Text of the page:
The-Tibetan-Book-of-Living-and-Dying

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The-Tibetan-Book-of-Living-and-Dying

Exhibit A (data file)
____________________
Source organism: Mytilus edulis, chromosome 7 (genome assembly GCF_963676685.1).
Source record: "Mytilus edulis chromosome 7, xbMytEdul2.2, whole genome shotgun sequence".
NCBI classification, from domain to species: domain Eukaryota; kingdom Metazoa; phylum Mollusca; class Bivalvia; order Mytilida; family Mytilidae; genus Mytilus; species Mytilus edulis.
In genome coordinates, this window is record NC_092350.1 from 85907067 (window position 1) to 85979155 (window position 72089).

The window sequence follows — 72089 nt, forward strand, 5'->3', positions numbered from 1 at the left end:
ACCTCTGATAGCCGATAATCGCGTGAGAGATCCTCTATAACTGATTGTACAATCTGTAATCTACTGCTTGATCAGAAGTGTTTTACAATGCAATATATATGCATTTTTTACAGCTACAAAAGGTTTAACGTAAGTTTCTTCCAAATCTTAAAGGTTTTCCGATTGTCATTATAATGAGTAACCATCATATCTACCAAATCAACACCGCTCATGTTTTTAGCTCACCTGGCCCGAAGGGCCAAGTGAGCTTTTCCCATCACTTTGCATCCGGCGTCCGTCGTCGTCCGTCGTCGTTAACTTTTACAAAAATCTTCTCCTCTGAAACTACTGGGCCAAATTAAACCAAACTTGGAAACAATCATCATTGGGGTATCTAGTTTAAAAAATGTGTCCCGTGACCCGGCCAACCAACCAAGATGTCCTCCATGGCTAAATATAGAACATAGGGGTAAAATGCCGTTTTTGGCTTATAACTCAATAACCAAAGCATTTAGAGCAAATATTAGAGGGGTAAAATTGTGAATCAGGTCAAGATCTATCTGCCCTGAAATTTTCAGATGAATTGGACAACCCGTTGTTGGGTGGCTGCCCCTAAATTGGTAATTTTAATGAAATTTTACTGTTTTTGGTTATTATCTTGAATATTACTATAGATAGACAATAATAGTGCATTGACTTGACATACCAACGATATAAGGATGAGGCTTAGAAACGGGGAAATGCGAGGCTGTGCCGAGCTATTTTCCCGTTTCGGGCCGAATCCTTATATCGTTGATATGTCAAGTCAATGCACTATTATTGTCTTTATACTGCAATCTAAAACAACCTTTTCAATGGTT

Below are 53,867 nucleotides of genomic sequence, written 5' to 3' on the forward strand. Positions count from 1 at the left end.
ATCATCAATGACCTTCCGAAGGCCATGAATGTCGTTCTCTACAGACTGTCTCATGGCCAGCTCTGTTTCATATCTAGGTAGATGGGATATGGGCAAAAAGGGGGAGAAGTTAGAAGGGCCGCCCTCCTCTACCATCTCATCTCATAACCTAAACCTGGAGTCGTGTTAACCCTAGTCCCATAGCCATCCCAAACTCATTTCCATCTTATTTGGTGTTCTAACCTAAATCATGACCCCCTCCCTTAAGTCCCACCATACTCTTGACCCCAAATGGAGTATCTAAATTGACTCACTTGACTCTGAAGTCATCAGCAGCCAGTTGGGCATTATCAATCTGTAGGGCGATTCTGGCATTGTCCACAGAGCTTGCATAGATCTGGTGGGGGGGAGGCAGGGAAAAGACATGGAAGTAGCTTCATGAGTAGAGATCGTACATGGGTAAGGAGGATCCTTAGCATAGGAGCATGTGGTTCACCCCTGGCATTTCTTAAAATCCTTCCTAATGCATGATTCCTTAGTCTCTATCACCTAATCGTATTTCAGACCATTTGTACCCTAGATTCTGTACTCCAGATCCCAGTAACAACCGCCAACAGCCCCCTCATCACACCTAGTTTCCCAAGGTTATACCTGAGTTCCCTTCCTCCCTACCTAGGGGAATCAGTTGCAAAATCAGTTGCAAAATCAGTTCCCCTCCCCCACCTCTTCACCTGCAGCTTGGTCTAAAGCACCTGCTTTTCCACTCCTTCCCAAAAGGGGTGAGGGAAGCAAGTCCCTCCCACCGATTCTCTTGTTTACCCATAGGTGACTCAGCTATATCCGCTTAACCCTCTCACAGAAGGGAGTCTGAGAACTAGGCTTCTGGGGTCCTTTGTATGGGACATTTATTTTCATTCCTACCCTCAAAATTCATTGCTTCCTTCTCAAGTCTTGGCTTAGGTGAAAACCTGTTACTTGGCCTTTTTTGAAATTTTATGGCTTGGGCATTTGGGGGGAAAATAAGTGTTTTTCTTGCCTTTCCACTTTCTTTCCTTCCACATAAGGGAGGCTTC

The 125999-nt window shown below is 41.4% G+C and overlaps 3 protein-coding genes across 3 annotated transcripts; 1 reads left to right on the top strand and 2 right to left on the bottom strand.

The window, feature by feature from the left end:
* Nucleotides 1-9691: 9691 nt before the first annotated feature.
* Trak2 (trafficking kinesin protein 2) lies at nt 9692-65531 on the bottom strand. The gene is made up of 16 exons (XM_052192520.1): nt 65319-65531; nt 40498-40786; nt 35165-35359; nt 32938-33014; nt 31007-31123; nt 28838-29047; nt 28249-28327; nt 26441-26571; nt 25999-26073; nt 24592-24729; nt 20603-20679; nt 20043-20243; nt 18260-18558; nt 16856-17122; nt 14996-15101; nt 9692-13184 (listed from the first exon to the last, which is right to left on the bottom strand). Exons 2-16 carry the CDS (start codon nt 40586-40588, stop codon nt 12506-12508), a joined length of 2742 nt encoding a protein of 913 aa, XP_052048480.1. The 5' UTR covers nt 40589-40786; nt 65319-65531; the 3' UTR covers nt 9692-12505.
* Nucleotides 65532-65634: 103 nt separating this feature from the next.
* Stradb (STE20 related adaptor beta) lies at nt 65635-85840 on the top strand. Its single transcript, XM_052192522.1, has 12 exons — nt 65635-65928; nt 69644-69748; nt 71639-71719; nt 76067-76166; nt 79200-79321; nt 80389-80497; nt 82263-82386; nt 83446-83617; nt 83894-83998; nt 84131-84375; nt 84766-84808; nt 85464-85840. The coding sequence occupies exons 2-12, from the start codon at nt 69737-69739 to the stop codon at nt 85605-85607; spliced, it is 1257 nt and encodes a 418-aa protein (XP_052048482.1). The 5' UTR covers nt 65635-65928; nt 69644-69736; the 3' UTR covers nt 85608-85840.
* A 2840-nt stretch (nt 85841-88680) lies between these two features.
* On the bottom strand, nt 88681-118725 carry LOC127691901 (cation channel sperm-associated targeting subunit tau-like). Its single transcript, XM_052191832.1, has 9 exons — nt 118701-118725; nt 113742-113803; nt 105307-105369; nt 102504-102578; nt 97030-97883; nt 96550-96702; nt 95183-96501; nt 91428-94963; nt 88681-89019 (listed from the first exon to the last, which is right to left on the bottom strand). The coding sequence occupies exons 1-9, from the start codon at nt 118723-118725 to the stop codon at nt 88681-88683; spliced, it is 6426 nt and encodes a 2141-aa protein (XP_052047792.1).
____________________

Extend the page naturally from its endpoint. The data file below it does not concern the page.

FOURTEENThe Practices for DyingI REMEMBER HOW PEOPLE would often come to seemy master, Jamyang Khyentse, simply to ask for his guidance forthe moment of death. He was so loved and revered throughoutTibet, especially in the eastern province of Kham, that somewould travel for months on end to meet him and get his blessingjust once before they died. All my masters would give this astheir advice, for this is the essence of what is needed as youcome to die: "Be free of attachment and aversion. Keep yourmind pure. And unite your mind with the Buddha."The whole Buddhist attitude toward the moment of deathcan be summed up in this one verse by Padmasambhava fromthe cycle of the Tibetan Book of the Dead:Now when the bardo of dying dawns upon me,I will abandon all grasping, yearning, and attachment,Enter undistracted into clear awareness of the teaching,And eject my consciousness into the space of unborn Rigpa;As I leave this compound body of flesh and bloodI will know it to be a transitory illusion.At the moment of death, there are two things that count:whatever we have done in our lives, and what state of mindwe are in at that moment. Even if we have accumulated a lotof negative karma, if we are able really to make a change ofheart at the moment of death, it can decisively influence ourfuture and transform our karma, for the moment of death isan exceptionally powerful opportunity for purifying karma.THE MOMENT OF DEATHRemember that all the habits and tendencies that are storedin the ground of our ordinary mind are lying ready to be227

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